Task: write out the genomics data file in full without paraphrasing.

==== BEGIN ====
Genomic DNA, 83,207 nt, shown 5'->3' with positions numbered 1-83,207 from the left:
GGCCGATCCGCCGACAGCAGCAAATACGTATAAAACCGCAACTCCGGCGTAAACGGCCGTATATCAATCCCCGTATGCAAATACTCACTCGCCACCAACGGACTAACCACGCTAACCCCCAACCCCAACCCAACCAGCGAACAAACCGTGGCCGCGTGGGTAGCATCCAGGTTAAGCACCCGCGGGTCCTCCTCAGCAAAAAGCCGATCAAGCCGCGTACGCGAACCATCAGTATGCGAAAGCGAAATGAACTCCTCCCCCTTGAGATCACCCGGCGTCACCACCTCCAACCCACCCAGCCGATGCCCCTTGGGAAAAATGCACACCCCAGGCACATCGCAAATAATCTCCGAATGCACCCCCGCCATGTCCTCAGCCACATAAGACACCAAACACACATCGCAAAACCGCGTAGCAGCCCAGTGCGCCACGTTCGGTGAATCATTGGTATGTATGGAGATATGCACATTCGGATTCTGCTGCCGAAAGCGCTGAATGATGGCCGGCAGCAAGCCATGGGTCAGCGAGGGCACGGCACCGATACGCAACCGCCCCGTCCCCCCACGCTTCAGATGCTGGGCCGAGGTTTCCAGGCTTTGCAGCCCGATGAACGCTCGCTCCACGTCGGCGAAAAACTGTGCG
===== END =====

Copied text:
Genomic DNA, 83,207 nt, shown 5'->3' with positions numbered 1-83,207 from the left:
GGCCGATCCGCCGACAGCAGCAAATACGTATAAAACCGCAACTCCGGCGTAAACGGCCGTATATCAATCCCCGTATGCAAATACTCACTCGCCACCAACGGACTAACCACGCTAACCCCCAACCCCAACCCAACCAGCGAACAAACCGTGGCCGCGTGGGTAGCATCCAGGTTAAGCACCCGCGGGTCCTCCTCAGCAAAAAGCCGATCAAGCCGCGTACGCGAACCATCAGTATGCGAAAGCGAAATGAACTCCTCCCCCTTGAGATCACCCGGCGTCACCACCTCCAACCCACCCAGCCGATGCCCCTTGGGAAAAATGCACACCCCAGGCACATCGCAAATAATCTCCGAATGCACCCCCGCCATGTCCTCAGCCACATAAGACACCAAACACACATCGCAAAACCGCGTAGCAGCCCAGTGCGCCACGTTCGGTGAATCATTGGTATGTATGGAGATATGCACATTCGGATTCTGCTGCCGAAAGCGCTGAATGATGGCCGGCAGCAAGCCATGGGTCAGCGAGGGCACGGCACCGATACGCAACCGCCCCGTCCCCCCACGCTTCAGATGCTGGGCCGAGGTTTCCAGGCTTTGCAGCCCGATGAACGCTCGCTCCACGTCGGCGAAAAACTGTGCG